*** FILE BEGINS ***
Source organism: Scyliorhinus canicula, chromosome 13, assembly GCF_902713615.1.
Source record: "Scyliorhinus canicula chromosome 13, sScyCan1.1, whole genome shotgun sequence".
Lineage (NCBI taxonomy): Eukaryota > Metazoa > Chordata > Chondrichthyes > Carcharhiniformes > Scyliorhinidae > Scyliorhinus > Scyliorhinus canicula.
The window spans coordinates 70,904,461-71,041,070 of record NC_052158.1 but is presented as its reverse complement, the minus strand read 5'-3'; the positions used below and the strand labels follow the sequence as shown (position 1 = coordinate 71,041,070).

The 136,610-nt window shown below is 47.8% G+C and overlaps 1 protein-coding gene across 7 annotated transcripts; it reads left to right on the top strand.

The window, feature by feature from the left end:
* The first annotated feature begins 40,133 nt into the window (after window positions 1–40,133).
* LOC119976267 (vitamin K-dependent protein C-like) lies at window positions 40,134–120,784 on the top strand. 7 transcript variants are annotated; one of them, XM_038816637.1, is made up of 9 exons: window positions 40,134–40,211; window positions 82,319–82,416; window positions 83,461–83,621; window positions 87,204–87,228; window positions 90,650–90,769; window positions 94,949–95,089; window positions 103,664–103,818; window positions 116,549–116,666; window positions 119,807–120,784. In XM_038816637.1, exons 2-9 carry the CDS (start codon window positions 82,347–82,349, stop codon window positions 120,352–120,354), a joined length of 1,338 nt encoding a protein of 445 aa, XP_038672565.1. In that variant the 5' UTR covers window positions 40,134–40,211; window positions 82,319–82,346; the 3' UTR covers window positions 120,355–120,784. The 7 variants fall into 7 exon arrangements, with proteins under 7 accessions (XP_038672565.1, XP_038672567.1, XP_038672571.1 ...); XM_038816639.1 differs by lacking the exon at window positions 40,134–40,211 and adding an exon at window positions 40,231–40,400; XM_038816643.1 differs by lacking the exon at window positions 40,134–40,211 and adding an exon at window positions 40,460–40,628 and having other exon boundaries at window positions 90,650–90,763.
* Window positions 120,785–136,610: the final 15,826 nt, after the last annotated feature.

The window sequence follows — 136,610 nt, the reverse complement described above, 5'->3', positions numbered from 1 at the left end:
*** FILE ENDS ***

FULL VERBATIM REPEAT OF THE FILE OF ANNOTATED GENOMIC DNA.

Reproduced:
Source organism: Scyliorhinus canicula, chromosome 13, assembly GCF_902713615.1.
Source record: "Scyliorhinus canicula chromosome 13, sScyCan1.1, whole genome shotgun sequence".
Lineage (NCBI taxonomy): Eukaryota > Metazoa > Chordata > Chondrichthyes > Carcharhiniformes > Scyliorhinidae > Scyliorhinus > Scyliorhinus canicula.
The window spans coordinates 70,904,461-71,041,070 of record NC_052158.1 but is presented as its reverse complement, the minus strand read 5'-3'; the positions used below and the strand labels follow the sequence as shown (position 1 = coordinate 71,041,070).

The 136,610-nt window shown below is 47.8% G+C and overlaps 1 protein-coding gene across 7 annotated transcripts; it reads left to right on the top strand.

The window, feature by feature from the left end:
* The first annotated feature begins 40,133 nt into the window (after window positions 1–40,133).
* LOC119976267 (vitamin K-dependent protein C-like) lies at window positions 40,134–120,784 on the top strand. 7 transcript variants are annotated; one of them, XM_038816637.1, is made up of 9 exons: window positions 40,134–40,211; window positions 82,319–82,416; window positions 83,461–83,621; window positions 87,204–87,228; window positions 90,650–90,769; window positions 94,949–95,089; window positions 103,664–103,818; window positions 116,549–116,666; window positions 119,807–120,784. In XM_038816637.1, exons 2-9 carry the CDS (start codon window positions 82,347–82,349, stop codon window positions 120,352–120,354), a joined length of 1,338 nt encoding a protein of 445 aa, XP_038672565.1. In that variant the 5' UTR covers window positions 40,134–40,211; window positions 82,319–82,346; the 3' UTR covers window positions 120,355–120,784. The 7 variants fall into 7 exon arrangements, with proteins under 7 accessions (XP_038672565.1, XP_038672567.1, XP_038672571.1 ...); XM_038816639.1 differs by lacking the exon at window positions 40,134–40,211 and adding an exon at window positions 40,231–40,400; XM_038816643.1 differs by lacking the exon at window positions 40,134–40,211 and adding an exon at window positions 40,460–40,628 and having other exon boundaries at window positions 90,650–90,763.
* Window positions 120,785–136,610: the final 15,826 nt, after the last annotated feature.

The window sequence follows — 136,610 nt, the reverse complement described above, 5'->3', positions numbered from 1 at the left end: